Thousands of protestors gathered outside the U.S. embassy in Jakarta, Indonesia’s capital, this weekend in the latest demonstrations against President Donald Trump’s decision to recognize Jerusalem as the capital of Israel.
Led by the Islamist opposition Prosperous Justice Party, or PKS, around 6,000 protesters convened in front of the embassy in Jakarta, a police spokesperson told the Straits Times. The turnout marks a dramatic uptick from an earlier rally held on Friday.
The protestors, many of whom were dressed in jubah, or Islamic robes, carried Palestinian flags and signs that read, “Say no to Trump” and “Save al-Aqsa,” reports Anadolu Agency, referring to the mosque located in the Old City of Jerusalem.
PKS said in a statement that Trump’s decision to recognize the contested capital as belonging solely to Israel was “a form of humiliation and provocation against Muslims all over the world,” the Associated Press reports.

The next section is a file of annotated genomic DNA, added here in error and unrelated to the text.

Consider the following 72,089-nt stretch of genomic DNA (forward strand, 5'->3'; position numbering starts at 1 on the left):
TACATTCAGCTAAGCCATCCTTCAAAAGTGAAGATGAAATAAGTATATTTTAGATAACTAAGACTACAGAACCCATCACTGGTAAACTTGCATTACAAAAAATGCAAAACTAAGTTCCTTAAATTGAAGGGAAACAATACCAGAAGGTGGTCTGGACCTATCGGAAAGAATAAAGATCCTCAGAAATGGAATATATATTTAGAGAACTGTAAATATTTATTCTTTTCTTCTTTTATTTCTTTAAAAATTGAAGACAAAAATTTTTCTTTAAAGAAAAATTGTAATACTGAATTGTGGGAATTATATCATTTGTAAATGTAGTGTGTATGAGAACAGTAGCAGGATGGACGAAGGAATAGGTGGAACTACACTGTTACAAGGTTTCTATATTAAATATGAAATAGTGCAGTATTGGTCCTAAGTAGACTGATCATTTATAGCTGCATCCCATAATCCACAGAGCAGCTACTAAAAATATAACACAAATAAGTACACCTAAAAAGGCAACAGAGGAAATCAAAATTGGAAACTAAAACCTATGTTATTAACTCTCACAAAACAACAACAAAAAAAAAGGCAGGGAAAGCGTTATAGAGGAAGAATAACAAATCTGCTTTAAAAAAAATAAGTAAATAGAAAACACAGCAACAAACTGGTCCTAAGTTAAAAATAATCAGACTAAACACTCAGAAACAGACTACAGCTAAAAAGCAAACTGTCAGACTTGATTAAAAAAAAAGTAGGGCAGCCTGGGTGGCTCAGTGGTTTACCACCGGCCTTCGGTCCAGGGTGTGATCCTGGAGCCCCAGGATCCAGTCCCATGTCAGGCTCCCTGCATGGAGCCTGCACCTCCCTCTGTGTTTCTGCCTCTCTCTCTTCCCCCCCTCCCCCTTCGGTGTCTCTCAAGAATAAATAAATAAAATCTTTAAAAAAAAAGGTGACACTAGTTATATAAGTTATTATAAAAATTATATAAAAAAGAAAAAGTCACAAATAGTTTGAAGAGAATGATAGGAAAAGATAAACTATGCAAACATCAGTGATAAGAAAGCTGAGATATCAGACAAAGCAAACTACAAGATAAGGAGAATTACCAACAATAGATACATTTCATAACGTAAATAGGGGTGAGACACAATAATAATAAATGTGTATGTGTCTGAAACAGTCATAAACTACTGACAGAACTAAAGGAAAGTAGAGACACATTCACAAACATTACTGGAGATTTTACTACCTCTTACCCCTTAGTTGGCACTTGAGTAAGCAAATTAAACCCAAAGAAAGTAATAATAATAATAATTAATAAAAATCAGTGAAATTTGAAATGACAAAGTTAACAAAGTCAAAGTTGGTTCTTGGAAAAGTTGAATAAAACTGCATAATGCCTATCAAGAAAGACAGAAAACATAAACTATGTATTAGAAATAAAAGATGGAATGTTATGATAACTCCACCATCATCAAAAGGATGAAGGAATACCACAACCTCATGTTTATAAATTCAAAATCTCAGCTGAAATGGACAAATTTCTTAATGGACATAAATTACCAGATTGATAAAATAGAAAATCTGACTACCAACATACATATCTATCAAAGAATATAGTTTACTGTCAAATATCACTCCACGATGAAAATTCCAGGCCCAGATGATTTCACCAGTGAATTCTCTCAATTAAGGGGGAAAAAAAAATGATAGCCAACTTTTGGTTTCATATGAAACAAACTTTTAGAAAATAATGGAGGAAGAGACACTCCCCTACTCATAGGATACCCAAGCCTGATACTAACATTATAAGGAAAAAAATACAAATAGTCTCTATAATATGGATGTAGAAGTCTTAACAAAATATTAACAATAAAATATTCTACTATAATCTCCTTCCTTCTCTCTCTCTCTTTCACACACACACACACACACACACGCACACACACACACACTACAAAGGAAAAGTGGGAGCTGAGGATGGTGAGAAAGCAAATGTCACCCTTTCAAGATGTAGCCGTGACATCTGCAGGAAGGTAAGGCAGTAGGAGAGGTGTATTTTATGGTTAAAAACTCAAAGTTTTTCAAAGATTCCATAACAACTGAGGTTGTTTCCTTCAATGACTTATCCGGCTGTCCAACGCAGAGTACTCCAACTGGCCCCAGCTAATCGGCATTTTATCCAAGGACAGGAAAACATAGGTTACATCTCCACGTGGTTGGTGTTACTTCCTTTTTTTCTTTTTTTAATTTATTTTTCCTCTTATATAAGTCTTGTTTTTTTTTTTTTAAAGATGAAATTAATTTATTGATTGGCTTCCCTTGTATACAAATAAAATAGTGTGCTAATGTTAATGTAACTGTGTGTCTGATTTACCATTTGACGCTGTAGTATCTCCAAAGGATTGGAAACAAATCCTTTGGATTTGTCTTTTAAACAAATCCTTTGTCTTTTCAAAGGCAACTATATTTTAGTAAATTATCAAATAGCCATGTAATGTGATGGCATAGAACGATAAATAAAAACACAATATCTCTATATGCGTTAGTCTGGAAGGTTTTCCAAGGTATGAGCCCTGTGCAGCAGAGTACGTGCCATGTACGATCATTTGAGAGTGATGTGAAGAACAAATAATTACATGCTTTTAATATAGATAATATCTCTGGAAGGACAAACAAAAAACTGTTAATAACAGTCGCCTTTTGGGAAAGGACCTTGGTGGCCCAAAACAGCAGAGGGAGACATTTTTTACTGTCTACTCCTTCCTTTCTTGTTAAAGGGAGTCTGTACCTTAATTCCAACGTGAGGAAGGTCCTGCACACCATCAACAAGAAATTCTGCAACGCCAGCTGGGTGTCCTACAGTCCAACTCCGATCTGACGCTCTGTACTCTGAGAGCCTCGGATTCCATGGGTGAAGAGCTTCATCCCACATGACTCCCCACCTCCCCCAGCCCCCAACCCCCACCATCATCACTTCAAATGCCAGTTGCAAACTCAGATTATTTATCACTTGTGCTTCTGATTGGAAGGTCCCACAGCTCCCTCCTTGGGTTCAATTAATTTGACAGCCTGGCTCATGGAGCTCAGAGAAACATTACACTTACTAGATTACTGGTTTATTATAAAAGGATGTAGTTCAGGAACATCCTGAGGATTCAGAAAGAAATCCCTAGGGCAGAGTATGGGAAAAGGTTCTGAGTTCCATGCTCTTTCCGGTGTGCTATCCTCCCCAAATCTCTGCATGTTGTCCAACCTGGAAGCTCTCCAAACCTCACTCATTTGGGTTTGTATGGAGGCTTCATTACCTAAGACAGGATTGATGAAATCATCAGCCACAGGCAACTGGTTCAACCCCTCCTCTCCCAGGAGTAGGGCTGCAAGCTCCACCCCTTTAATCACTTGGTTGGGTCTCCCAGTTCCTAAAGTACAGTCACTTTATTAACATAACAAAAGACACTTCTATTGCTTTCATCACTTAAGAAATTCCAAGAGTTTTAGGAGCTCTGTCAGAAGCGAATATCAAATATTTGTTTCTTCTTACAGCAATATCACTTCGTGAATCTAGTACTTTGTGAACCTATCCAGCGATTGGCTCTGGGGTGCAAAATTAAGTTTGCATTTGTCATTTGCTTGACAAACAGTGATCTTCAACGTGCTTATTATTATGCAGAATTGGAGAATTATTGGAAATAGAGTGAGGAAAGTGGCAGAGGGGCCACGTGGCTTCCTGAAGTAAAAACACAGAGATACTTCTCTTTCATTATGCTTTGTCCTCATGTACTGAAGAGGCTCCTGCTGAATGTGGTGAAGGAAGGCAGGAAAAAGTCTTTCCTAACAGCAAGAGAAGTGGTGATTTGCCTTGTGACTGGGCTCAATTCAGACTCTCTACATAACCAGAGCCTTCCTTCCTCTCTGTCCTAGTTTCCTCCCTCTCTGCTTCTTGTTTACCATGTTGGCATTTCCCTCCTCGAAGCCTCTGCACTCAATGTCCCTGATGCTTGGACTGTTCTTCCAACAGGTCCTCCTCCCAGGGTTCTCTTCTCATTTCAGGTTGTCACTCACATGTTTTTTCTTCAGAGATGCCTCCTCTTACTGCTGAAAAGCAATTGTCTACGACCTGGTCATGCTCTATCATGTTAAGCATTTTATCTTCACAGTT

On Sunday, a separate protest organized by activists from Masyarakat Relawan Indonesia, or the Indonesia Volunteer Society, gathered at the Hotel Indonesia roundabout, not far from the embassy, according to the Straits Times.
Indonesian President Joko “Jokowi” Widodo — the leader of the world’s largest Muslim nation — last week delivered a televised rebuke of Trump’s plan to move the U.S. embassy in Israel from Tel Aviv to Jerusalem.
Not only has Trump upended seven decades of U.S. foreign policy, but he may also “shake up security in the Middle East and the world,” Jokowi said in his speech, according to a transcript published by the Jakarta Globe.
“Indonesia strongly condemns the United States’ formal recognition of Jerusalem as the capital of Israel,” Jokowi said in his address. “We ask President Trump to reconsider the decision.”
Protests have spread across Muslim-majority countries united in solidarity with Palestine, which views East Jerusalem as its rightful capital. Clashes have erupted in Israel, Palestine and Lebanon, while Malaysia, Bangladesh, Pakistan and Iran have all joined in condemnation.
Washington’s decision drew unanimous dissent from every non-U.S. member of the U.N. Security Council on Friday.